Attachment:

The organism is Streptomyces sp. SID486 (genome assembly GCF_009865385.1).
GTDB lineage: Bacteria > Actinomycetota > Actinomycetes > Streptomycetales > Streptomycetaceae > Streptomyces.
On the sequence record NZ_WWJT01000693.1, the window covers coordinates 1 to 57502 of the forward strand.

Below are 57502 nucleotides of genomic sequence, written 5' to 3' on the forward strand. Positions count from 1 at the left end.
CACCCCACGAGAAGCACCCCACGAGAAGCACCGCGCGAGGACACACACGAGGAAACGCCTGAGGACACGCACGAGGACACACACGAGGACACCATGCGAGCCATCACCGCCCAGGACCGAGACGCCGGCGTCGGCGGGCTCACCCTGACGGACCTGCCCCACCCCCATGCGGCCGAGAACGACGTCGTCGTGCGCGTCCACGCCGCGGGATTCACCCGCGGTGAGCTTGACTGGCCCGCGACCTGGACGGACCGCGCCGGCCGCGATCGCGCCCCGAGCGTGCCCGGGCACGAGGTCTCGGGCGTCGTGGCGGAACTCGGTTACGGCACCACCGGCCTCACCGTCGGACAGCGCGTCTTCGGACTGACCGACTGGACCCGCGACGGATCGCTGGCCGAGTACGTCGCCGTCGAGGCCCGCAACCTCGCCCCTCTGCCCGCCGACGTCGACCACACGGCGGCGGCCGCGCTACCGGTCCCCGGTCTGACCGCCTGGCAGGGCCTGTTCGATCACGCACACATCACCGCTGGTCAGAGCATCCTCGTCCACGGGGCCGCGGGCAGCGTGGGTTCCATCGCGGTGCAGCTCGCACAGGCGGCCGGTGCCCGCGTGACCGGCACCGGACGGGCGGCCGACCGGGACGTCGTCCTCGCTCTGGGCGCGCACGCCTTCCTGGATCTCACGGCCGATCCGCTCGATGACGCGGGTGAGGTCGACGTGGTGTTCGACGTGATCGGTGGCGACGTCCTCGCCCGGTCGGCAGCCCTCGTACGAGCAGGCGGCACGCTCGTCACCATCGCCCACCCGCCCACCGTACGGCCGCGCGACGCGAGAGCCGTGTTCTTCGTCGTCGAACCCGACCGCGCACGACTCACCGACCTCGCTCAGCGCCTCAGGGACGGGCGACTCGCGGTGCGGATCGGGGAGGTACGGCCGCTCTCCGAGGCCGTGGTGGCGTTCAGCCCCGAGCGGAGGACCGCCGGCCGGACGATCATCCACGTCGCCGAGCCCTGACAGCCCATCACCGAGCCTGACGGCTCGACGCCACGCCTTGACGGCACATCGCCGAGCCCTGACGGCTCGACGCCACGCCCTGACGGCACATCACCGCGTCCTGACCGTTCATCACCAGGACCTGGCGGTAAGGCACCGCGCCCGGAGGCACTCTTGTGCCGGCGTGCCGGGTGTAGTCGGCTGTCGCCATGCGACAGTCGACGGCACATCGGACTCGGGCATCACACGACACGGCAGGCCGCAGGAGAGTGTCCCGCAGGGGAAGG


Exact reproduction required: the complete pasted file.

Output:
The organism is Streptomyces sp. SID486 (genome assembly GCF_009865385.1).
GTDB lineage: Bacteria > Actinomycetota > Actinomycetes > Streptomycetales > Streptomycetaceae > Streptomyces.
On the sequence record NZ_WWJT01000693.1, the window covers coordinates 1 to 57502 of the forward strand.

Below are 57502 nucleotides of genomic sequence, written 5' to 3' on the forward strand. Positions count from 1 at the left end.
CACCCCACGAGAAGCACCCCACGAGAAGCACCGCGCGAGGACACACACGAGGAAACGCCTGAGGACACGCACGAGGACACACACGAGGACACCATGCGAGCCATCACCGCCCAGGACCGAGACGCCGGCGTCGGCGGGCTCACCCTGACGGACCTGCCCCACCCCCATGCGGCCGAGAACGACGTCGTCGTGCGCGTCCACGCCGCGGGATTCACCCGCGGTGAGCTTGACTGGCCCGCGACCTGGACGGACCGCGCCGGCCGCGATCGCGCCCCGAGCGTGCCCGGGCACGAGGTCTCGGGCGTCGTGGCGGAACTCGGTTACGGCACCACCGGCCTCACCGTCGGACAGCGCGTCTTCGGACTGACCGACTGGACCCGCGACGGATCGCTGGCCGAGTACGTCGCCGTCGAGGCCCGCAACCTCGCCCCTCTGCCCGCCGACGTCGACCACACGGCGGCGGCCGCGCTACCGGTCCCCGGTCTGACCGCCTGGCAGGGCCTGTTCGATCACGCACACATCACCGCTGGTCAGAGCATCCTCGTCCACGGGGCCGCGGGCAGCGTGGGTTCCATCGCGGTGCAGCTCGCACAGGCGGCCGGTGCCCGCGTGACCGGCACCGGACGGGCGGCCGACCGGGACGTCGTCCTCGCTCTGGGCGCGCACGCCTTCCTGGATCTCACGGCCGATCCGCTCGATGACGCGGGTGAGGTCGACGTGGTGTTCGACGTGATCGGTGGCGACGTCCTCGCCCGGTCGGCAGCCCTCGTACGAGCAGGCGGCACGCTCGTCACCATCGCCCACCCGCCCACCGTACGGCCGCGCGACGCGAGAGCCGTGTTCTTCGTCGTCGAACCCGACCGCGCACGACTCACCGACCTCGCTCAGCGCCTCAGGGACGGGCGACTCGCGGTGCGGATCGGGGAGGTACGGCCGCTCTCCGAGGCCGTGGTGGCGTTCAGCCCCGAGCGGAGGACCGCCGGCCGGACGATCATCCACGTCGCCGAGCCCTGACAGCCCATCACCGAGCCTGACGGCTCGACGCCACGCCTTGACGGCACATCGCCGAGCCCTGACGGCTCGACGCCACGCCCTGACGGCACATCACCGCGTCCTGACCGTTCATCACCAGGACCTGGCGGTAAGGCACCGCGCCCGGAGGCACTCTTGTGCCGGCGTGCCGGGTGTAGTCGGCTGTCGCCATGCGACAGTCGACGGCACATCGGACTCGGGCATCACACGACACGGCAGGCCGCAGGAGAGTGTCCCGCAGGGGAAGG